Yeah, I want to highlight that you’re working, I don’t even know what an interventional radiologist is. I follow several doctors on Twitter and I’m like, I don’t know that term. Don’t know that term. Don’t know that term. But doctors are intelligent. You specifically, you’re in emergency medicine. You don’t just specialize in one thing. You kind of have to know a lot about everything and then call in the experts. And that’s what you do with your finances too. Maybe you don’t have the time to manage your finances by yourself. So you call in an expert and they talk a really good game. They’re salespeople for a reason. They’re making $30,000 on one life insurance policy for a reason because it’s a lucrative thing for the insurance company.
So when you, I don’t want to say get sucked in, but that’s a really great phrase. So I am going to say it. When you get sucked into their sales pitch, don’t beat yourself up. But also don’t sit there and say, “Well, I guess I’m stuck with this now.” You’re not stuck with it. You’re not stuck with the financial advisor, you’re not stuck with the crappy policy. You have to make a change. So empower yourself. Understand that even smart people like doctors and attorneys and even smart people get sucked in by a really great sales pitch. I’ve been sucked in by great sales pitches. You cut your losses and move on, and what is that sunk cost fallacy? You have already lost this money. Don’t continue to lose more. You have already paid these premiums. Don’t continue to pay more. If your financial advisor isn’t performing, you have already lost out on gains that you cannot get back, don’t continue to lose out going forward. The XY Planning Network is a great place to find a fee-only financial advisor.
What’s a fee-based financial advisor? You mentioned that at the very beginning of the show. I didn’t even know there was a fee-based. I thought it was either the commission-based or fee-only. That’s another fun thing, so make sure you’re getting a fee-only financial advisor, but they aren’t that expensive. Scott said something about thousands of dollars. I think Kyle Mast, when we first interviewed him, it was like five years ago, but when we first interviewed him, he was something like 6, $800, $1,000 to review your financial situation and your goals and give you an idea of what you should be doing. In the terms of financial independence, that’s like a drop in the bucket.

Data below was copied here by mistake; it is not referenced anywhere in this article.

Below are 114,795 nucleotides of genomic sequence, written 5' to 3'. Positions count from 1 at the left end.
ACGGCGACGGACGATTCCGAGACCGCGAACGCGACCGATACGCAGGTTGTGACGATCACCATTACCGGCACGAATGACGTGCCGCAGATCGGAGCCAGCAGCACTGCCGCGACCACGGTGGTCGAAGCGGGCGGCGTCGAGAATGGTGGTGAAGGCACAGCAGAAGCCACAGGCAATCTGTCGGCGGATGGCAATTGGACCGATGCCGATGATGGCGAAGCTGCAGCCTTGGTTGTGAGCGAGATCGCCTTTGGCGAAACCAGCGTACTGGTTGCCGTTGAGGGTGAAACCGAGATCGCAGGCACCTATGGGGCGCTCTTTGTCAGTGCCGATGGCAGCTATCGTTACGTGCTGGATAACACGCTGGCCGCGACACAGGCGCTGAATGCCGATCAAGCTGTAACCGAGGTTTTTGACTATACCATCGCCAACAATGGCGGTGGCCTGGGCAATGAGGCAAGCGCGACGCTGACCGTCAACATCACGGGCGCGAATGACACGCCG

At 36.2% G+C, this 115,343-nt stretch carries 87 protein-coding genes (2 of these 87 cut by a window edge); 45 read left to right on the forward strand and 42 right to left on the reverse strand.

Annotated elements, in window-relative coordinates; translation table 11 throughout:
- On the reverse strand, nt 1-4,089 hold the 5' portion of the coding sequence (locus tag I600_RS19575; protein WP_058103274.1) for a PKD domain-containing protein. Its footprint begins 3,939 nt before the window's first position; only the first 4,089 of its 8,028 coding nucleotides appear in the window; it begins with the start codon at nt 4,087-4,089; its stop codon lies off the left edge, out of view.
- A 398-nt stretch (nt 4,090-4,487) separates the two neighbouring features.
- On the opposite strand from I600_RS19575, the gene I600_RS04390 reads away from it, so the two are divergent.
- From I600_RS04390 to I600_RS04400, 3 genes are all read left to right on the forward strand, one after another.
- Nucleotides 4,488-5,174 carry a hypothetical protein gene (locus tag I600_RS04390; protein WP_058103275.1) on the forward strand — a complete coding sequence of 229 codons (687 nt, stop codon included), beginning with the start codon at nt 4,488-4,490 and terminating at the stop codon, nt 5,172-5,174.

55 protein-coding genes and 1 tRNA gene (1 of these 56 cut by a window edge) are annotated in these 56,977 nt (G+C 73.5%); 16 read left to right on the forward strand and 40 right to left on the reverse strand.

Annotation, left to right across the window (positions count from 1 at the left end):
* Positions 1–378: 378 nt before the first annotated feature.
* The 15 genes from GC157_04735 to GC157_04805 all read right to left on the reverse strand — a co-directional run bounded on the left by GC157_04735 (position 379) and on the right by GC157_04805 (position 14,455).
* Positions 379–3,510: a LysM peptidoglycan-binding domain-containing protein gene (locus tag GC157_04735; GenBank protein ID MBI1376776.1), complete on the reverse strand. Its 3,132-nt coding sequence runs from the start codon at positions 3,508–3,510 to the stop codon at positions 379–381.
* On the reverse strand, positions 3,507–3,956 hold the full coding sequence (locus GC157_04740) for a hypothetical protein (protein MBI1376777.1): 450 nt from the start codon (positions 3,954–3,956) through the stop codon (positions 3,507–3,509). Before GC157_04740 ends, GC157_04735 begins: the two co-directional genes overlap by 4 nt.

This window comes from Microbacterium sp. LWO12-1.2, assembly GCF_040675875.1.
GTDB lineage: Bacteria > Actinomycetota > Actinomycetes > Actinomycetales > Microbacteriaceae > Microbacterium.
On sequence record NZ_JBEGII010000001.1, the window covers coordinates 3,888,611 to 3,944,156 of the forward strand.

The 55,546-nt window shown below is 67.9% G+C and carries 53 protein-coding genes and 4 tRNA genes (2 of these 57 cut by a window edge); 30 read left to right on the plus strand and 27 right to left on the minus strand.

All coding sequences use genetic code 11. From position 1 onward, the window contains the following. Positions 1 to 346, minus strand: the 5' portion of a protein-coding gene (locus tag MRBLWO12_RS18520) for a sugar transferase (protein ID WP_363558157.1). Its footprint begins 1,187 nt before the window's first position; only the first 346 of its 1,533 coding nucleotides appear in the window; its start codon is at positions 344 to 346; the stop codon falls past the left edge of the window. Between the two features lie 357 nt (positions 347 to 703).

Scott:
Mindy, I’m more commenting on that in the context of perhaps a transition of this sort might involve a lot more work to break up with a existing financial advisor, move large amounts of assets that are in or out of retirement accounts to a new plan, make sure that there’s no tax event when that happens, make sure that that’s done correctly. That may be a few thousand dollars, but if you have $2 million in assets under management with your financial planner and a $50,000 a year policy, that person’s already made 40 grand off you by selling you the policy to get things started, and they make another probably 2%, which is 50 grand a year on 2 million in assets every year for managing. That would be an example. Everything will vary, so it’s way cheaper to hire, even if it’s cost you…

Mindy:
Always way cheaper.

Scott:
… five or 10 grand in that first year to get really good advice to get that set up.

Jim:
And for sure, that is the going rate on financial advice. If you want high quality fee-only financial advice, you should expect to pay a four figure amount per year. Something between $1,000 and $10,000. That’s the going rate. Now, if you are paying AUM fees, you’re paying 1% of assets under management and you got $3 million, that’s $30,000 a year every year. That’s way more than the going rate. So as your assets climb, you’ve got to negotiate that AUM fee down or go to somebody that charges hourly or a flat fee.

Scott:
Great. Well, Jim, do you have anything else to add today on the discussion around life insurance here before we get out of here?

Jim:
Oh, I would just caution people to learn about this stuff, have a natural bias against whole life insurance. Know that most of the time it’s not right for you, but that there are situations where it may make sense and it’s okay to look if you’re in one of those situations and understand it, but just recognize that you don’t need it just because you make a lot of money or just because you’re married or something like that. That’s not a reason that everyone should have a whole life insurance policy.